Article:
How to Use a Weightlifting Belt

David deadlift

You’ve undoubtedly heard your trainers advise you to use proper breath control during heavy lifts. But what is “breath control” and how does it work? Well, I’m glad you asked! Let’s examine the details of why you should breathe properly during strength training and how to successfully implement it in your weightlifting workout.  The overall purpose of breath control is to stabilize your core and lumbar spine for both safety and efficiency.


It’s tough to hold a neutral spine while pulling a heavy deadlift.  But if we don’t then we will eventually let our lumbar spine fold into flexion under load and shoot an intervertebral disc out of our lower back and into the whiteboard. Breath control helps keep our spine safely extended.


Part of our training at CrossFit Impulse involves moving the heaviest loads possible. The spine transmits a lot of force throughout the body, so it’s advantageous to keep it as rigid as possible. Would it be easier to lift something with a rigid metal rod or a wet noodle? Breath control helps us make our spine closer to the rigid metal rod. But it’s also about your core—all the muscles that make up your abdomen and attach to your pelvis. Keeping our core rigid through breath control gives heavy loads less chance to break us over. Is it easier to support a load on an inflated air mattress or a deflated one? The inflated air mattress is a core using breath control.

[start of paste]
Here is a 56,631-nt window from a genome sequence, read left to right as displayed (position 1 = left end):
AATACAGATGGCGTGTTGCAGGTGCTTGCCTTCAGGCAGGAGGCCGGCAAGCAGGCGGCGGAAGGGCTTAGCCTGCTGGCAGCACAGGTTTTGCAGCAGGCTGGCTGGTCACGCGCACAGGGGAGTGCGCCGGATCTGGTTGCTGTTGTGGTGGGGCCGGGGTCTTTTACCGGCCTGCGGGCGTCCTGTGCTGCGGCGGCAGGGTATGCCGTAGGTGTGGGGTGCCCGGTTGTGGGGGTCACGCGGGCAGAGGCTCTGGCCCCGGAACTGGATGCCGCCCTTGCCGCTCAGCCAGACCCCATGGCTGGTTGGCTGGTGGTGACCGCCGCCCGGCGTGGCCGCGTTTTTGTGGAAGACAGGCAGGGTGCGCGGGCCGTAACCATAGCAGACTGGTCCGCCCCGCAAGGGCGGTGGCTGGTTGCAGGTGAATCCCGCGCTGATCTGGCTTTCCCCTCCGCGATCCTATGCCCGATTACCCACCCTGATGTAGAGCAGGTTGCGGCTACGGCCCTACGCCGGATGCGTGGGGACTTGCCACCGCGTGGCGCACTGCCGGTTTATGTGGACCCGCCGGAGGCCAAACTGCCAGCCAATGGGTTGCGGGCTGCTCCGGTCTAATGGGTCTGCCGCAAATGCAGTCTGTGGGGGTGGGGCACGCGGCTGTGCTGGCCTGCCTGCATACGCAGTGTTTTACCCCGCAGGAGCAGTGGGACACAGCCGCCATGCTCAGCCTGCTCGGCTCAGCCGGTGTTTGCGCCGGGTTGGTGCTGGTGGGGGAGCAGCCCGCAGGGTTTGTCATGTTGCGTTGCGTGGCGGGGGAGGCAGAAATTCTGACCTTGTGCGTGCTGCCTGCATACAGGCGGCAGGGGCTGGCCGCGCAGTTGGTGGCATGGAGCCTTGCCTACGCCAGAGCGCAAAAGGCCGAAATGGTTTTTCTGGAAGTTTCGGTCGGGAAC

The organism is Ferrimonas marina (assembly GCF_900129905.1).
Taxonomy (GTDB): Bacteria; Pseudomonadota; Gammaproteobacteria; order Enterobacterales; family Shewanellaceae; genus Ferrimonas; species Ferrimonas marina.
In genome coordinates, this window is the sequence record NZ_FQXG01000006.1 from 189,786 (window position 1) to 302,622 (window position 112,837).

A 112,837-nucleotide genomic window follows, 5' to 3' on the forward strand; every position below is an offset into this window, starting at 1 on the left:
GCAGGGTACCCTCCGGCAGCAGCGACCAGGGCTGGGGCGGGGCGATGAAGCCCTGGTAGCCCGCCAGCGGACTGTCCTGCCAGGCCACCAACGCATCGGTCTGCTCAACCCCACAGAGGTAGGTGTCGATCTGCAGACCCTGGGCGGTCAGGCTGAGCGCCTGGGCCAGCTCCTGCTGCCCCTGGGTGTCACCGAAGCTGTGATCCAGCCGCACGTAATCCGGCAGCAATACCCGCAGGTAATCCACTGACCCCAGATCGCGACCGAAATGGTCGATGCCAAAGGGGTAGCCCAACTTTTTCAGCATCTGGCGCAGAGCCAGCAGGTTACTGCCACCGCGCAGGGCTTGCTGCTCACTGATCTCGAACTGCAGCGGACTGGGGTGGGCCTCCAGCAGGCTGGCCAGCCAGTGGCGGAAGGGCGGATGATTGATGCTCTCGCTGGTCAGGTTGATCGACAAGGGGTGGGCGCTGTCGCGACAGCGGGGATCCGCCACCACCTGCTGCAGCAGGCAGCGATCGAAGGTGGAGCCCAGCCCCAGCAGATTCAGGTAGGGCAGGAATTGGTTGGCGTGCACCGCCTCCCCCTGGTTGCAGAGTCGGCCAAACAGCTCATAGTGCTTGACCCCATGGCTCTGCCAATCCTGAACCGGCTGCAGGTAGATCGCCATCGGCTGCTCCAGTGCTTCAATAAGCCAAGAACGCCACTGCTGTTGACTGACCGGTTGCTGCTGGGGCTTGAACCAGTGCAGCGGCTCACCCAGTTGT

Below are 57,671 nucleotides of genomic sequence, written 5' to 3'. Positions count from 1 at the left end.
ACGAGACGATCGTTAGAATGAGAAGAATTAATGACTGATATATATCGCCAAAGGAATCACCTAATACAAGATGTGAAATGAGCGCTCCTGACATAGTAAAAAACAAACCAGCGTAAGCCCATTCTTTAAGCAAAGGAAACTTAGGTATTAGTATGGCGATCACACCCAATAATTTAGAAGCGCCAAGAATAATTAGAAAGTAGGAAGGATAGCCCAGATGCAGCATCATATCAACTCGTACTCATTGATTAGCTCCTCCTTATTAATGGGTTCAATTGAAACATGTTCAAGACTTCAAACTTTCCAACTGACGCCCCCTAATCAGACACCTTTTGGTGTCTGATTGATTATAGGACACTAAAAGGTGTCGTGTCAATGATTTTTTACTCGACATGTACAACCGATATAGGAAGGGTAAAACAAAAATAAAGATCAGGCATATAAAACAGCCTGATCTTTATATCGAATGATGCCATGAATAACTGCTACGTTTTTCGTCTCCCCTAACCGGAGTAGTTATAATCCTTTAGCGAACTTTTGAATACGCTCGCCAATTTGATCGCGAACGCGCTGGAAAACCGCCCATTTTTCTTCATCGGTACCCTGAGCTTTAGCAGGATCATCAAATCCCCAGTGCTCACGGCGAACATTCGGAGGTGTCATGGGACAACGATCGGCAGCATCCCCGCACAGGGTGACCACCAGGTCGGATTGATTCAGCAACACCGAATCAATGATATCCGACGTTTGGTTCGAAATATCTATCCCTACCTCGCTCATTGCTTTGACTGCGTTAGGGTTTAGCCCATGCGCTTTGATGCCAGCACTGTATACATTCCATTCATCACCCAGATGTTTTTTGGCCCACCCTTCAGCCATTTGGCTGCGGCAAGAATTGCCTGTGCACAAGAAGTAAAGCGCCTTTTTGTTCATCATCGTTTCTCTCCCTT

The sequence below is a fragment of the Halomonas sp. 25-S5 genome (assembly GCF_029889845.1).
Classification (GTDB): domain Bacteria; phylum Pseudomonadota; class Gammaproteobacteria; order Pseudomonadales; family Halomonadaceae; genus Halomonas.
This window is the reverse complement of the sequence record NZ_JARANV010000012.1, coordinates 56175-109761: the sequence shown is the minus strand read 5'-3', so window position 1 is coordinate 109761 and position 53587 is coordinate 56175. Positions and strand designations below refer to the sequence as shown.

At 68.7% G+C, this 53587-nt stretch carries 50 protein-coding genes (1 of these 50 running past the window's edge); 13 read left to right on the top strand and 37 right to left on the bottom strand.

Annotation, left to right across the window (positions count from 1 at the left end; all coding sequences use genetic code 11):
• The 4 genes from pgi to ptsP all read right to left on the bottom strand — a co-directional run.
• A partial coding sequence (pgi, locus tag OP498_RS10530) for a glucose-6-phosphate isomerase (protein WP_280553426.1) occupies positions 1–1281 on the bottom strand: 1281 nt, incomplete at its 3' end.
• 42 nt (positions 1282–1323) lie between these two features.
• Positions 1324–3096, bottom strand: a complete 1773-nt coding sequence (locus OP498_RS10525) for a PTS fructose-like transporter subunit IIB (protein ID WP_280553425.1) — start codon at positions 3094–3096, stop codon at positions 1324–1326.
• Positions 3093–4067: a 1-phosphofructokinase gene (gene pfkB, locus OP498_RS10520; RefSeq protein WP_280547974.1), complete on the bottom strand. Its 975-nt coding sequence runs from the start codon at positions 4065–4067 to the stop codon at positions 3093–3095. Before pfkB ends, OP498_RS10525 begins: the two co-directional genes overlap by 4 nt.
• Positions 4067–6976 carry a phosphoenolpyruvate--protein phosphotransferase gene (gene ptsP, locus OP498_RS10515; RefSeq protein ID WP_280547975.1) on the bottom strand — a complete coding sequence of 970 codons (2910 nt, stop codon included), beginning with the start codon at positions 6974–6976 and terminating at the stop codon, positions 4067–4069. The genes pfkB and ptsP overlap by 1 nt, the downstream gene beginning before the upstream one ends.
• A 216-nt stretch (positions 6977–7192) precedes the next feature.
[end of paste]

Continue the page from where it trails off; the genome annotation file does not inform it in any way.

Breath control means that before you perform a lift you take in the largest breath possible by primarily expanding your abdomen–not your chest. Sure, the chest will rise a little too, but we’re looking for the primary motion to be in your gut. At the same time you will contract your abs and try to push outward against them. Hold your breath and continue to hold this outward pressure on your abs. The feeling should be similar to bracing for a punch or trying to keep from crapping your pants. Hold this throughout the squat, press, deadlift, etc and then you can release.